Petite But Powerful
If you buy the mini, you’re doing it specifically because you like its size
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With iPhones and their Android peers already pushing mid-six-inch screen sizes, one would rightly think it is downright counterintuitive to update the iPad mini after almost three and a half years of neglect. I mean, here was a much-loved product that had its loyal fan following due to its petite form factor, but the lack of love from Apple had even the most faithful give up hope on seeing an update. Why then does the new mini even exist in the iPad portfolio?
The answer lies in the details. While the iPad mini has retained the much adored form factor, Apple’s updated the internals with a 7.9-inch Retina display and the A12 Bionic chip (complete with all its Neural Engine smarts), which brings it almost to the same level as this year’s iPad Pro. There’s even Apple Pencil support for your note-taking and doodling. The only thing “less” about the mini this time around is its size, finally decoupling the size-and-price equation. This isn’t about a cheaper, smaller tablet, but about miniaturizing components into a smaller form factor, which in this case comes at the not-insignificant mini price point. You want a cheap iPad — pick up the entry level regular iPad. If you buy the mini, you’re doing it specifically because you like its size.
Yet, by ensuring the mini isn’t a pushover performance wise, the size takes on an altogether new dimension, one which lends itself rather well to taking everywhere, even to places where the larger iPads or laptops would be a squeeze. Reading, taking notes, playing the odd game and even watching video content in a cramped economy seat suddenly doesn’t require the calisthenics of a gymnast with the iPad mini.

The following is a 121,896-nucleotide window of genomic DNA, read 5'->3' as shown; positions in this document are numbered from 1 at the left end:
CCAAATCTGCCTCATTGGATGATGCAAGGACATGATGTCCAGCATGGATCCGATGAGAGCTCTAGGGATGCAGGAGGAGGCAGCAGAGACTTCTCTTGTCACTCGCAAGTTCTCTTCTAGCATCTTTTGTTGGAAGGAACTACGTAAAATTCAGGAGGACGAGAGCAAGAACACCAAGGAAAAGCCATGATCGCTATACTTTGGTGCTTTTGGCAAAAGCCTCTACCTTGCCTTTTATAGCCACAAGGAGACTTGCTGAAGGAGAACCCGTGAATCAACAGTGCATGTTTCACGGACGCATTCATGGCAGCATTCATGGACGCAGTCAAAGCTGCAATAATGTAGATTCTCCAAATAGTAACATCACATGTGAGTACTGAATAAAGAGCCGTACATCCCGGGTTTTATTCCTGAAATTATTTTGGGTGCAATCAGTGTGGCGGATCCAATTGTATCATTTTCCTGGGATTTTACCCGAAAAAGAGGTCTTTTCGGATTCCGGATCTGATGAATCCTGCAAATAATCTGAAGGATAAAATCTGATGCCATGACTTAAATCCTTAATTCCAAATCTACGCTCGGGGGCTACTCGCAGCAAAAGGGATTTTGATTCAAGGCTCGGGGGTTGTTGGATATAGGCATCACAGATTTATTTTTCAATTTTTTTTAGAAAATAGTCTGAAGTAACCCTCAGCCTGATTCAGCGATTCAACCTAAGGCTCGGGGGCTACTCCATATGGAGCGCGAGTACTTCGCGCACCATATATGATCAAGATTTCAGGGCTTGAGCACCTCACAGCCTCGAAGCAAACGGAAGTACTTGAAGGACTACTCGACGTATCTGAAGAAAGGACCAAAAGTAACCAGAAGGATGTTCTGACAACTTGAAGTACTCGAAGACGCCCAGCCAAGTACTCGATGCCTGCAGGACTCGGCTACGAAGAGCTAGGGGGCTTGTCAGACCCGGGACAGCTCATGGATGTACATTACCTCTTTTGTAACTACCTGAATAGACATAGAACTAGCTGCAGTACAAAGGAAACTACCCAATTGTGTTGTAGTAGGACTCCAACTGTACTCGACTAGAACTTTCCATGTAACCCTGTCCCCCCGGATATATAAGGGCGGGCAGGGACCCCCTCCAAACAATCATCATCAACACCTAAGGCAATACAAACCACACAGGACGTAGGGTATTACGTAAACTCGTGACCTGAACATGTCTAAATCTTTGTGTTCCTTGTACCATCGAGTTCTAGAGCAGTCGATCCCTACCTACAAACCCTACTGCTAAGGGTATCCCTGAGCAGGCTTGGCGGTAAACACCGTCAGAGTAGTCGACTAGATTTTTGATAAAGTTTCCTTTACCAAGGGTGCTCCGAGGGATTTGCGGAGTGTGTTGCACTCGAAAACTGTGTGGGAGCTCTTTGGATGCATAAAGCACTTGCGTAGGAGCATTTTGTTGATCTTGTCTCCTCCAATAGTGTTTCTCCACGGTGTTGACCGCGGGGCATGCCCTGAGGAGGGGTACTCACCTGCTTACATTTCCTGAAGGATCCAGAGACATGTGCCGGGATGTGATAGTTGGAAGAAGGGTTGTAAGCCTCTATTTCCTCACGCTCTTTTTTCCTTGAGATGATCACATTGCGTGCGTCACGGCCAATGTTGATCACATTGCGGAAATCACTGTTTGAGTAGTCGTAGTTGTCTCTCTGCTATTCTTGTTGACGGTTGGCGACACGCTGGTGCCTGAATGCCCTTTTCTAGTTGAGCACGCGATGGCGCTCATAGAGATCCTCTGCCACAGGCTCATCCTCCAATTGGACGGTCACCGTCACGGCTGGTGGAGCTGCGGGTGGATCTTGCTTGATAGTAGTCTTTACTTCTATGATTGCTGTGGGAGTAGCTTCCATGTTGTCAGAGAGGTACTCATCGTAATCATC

Coming in alongside the new third generation iPad Air, the mini rounds out arguably Apple’s most complete product lineup, even though at first glance it may seem a tad confusing. At the top end you have the unapologetically high-end and pricey iPad Pro which go as far in computing terms as iOS allows them to. The low-end in iPad is the most affordable offering for the education segment or for most casual buyers.
The latest iPad Air/mini fill in the gap in between, targeting folks who crave for the additional power but don’t want to pay that much extra for all the Pro bells and whistles. Five different iPads at five different price points to serve just about any set of needs – all of them united by support for the Apple Pencil. Bit of a shame that Apple didn’t allow Pencil 2 compatibility for the new Air and mini, so that folks who also own the new Pros in the family could simply switch Pencils while switching between iPads.
As of these launches, it finally feels like Apple’s turned the iPad ship around, and the family is now headed in the right direction. The timing of these upgrades is by no means a coincidence. Apple needs a portfolio of screens, a wide one at that, in time for its video and news service launch…and having a diversified set of touch-first iOS devices will certainly grow service usage and engagement.
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